WorkChoices hits productivity and women's wages, says survey


WorkChoices hits productivity and women's wages, says survey

Wages and productivity falling, working conditions lost and women hit hardest — these are the findings of a survey into the effects of WorkChoices over its first 10 months.


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Wages and productivity falling, working conditions lost and women hit hardest — these are the findings of a survey into the effects of WorkChoices over its first 10 months.

The survey, by Professor David Peetz of Griffiths University Business School, says as a direct result of WorkChoices there has clearly been a substantial loss of conditions of employment, particularly overtime pay and penalty rates, for many workers signing AWAs.

'The minimum wage fixing arrangements established under WorkChoices have led to a real wage decline for most award-reliant (low wage) workers, but the full effect is yet to be seen,' Peetz said.

He said WorkChoices has been associated with a decline in average real wages, at least in the short term, despite the economic boom.

Real wage decline

'It appears to have led to real wage declines in retail and hospitality, probably as a result of the loss of penalty rates in those industries, and in the short term at least a drop in real and relative earnings for women.,' Peetz said. 'Meanwhile profits are at record levels, continuing a trend established under the Workplace Relations Act.'

Peetz said the new Federal industrial relations reforms 'have performed poorly on wages, conditions and productivity, and haven't done any better on employment than the laws they displaced'.

He said findings show the rate at which conditions were removed under the WorkChoices AWAs was substantially higher than under pre-WorkChoices AWAs.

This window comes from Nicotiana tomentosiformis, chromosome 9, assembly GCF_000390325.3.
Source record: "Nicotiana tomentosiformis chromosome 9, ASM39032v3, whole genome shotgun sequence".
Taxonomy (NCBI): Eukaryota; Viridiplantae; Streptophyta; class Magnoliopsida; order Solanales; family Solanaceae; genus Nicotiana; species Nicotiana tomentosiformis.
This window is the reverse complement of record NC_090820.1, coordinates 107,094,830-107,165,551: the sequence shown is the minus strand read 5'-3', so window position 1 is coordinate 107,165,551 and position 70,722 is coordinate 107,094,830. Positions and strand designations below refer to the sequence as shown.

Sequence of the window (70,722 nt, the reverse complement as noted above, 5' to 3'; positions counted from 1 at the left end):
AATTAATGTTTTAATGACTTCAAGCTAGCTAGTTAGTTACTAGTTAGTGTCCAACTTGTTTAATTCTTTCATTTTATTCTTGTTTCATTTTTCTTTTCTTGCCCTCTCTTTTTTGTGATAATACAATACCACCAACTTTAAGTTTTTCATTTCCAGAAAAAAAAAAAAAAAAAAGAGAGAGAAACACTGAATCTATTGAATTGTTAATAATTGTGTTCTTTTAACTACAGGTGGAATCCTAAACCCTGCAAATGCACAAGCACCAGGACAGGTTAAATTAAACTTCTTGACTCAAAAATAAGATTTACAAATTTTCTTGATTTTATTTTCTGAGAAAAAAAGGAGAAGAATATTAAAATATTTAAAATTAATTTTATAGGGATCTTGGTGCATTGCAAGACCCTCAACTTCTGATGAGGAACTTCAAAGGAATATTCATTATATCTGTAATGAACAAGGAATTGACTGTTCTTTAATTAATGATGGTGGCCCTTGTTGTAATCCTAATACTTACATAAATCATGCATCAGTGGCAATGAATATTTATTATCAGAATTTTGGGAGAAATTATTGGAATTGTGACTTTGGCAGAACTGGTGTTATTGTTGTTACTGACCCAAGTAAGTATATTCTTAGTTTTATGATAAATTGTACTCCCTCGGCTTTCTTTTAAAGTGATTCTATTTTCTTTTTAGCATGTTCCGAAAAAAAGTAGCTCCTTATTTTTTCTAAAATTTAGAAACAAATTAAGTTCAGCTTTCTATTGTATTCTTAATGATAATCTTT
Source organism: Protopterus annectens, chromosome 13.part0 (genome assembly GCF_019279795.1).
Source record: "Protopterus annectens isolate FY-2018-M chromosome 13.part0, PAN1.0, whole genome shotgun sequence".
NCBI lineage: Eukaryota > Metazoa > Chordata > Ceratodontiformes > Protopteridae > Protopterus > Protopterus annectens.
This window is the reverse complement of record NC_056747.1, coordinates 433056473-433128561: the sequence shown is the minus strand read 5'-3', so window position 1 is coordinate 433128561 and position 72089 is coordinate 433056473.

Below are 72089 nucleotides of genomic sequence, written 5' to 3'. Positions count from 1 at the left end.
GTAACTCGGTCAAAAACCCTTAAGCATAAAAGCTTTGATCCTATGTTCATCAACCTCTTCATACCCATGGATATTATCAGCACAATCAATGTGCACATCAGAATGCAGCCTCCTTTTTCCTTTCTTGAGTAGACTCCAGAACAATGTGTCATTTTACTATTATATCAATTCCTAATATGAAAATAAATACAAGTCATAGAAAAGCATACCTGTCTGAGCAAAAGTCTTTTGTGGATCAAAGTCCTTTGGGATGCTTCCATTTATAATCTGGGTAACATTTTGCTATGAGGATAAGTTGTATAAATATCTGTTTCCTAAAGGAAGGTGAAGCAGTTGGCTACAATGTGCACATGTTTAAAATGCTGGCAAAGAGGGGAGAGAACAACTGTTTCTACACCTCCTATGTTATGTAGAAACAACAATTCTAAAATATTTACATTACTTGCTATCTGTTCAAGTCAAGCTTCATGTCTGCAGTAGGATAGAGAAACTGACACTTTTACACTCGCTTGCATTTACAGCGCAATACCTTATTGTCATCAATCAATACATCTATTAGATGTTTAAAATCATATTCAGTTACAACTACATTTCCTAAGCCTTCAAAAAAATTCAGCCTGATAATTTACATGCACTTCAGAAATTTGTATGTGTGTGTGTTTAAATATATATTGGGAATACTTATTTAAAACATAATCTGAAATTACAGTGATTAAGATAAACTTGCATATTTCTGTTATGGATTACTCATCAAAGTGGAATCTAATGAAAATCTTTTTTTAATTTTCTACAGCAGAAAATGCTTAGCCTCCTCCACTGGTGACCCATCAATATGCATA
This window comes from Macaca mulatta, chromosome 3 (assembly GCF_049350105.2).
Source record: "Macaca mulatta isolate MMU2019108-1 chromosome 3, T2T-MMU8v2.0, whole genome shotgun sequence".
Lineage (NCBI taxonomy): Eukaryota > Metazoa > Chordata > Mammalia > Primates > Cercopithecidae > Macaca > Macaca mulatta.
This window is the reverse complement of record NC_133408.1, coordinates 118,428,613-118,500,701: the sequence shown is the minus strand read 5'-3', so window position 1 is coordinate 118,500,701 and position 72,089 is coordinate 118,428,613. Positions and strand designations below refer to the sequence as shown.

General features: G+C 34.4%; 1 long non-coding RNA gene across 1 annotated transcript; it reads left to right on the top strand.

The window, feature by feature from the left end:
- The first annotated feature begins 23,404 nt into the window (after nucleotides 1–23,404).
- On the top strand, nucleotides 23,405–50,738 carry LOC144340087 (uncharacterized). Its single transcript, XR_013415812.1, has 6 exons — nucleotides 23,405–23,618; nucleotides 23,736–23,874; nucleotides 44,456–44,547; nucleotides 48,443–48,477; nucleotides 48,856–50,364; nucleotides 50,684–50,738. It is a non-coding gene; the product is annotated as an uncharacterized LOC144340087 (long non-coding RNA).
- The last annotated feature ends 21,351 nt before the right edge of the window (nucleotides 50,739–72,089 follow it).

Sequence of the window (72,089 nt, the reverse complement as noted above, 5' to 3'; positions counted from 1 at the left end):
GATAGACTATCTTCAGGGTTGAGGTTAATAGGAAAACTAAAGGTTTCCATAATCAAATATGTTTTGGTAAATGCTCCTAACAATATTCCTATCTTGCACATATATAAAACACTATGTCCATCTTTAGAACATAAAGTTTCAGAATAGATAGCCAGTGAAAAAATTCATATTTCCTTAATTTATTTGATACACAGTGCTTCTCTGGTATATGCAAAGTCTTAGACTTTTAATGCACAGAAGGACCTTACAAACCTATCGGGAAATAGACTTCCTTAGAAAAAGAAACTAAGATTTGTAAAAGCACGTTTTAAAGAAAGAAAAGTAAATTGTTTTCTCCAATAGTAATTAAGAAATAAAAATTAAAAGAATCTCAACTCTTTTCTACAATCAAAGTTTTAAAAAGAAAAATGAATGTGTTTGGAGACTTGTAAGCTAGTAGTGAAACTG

Overtime lost twice as fast

'For example, overtime pay has been lost at double the rate of the past,' Professor Peetz said. 'As a result, during the six months to August 2006, real wages for full-time adults fell by 1.1%. This was a remarkable occurrence during the tightest labour market in 30 years.

'Normally real wages should be booming in such circumstances. While falling petrol and fruit prices should soon bring some stability here, the data raised serious issues about what will happen when the economy slows down.'

Professor Peetz said the retailing and hospitality sectors were areas of special concern.

Reliant on penalty rates

'Workers in both industries are reliant on penalty rates for night and weekend work, and these are susceptible to change under WorkChoices,' he said. 'In the two quarters since WorkChoices took effect, hourly earnings growth rates in these industries have been barely half the rate elsewhere. This probably reflects the loss of penalty rates and other conditions of employment, though the data to verify this is not published.'

Professor Peetz said women were another group who had been affected in the first six months of WorkChoices — especially in the private sector.

'Their real ordinary time earnings fell by 2% in the private sector in the first six months,' he said. 'By contrast, the profit share has never been stronger. In the September quarter 2006 it was at 27.5%, that's 0.5 points above the previous all-time high.'

Employment growth positive

Peetz said employment growth was a positive area, but there was no sign that any gains were a result of the new laws.

'Trend employment growth of 2.4% during the first 10 months was noticeably weaker than the 3.4% growth after the unfair dismissal laws were introduced,' he said. 'Labour productivity has also shown no signs of experiencing the promised boom, with trend productivity falling by 0.7% nationally between the March and September quarters of 2006.

'Productivity has fallen — so far there is no positive impact on productivity due to WorkChoices and there is a chance that the effect will be negative. It's very early days to be telling yet but so far there is no sign of any positive impact.'

Professor Peetz presented his findings at the Association of Industrial Relations Academics of Australia and New Zealand Conference in New Zealand last Friday.


The report on the study.


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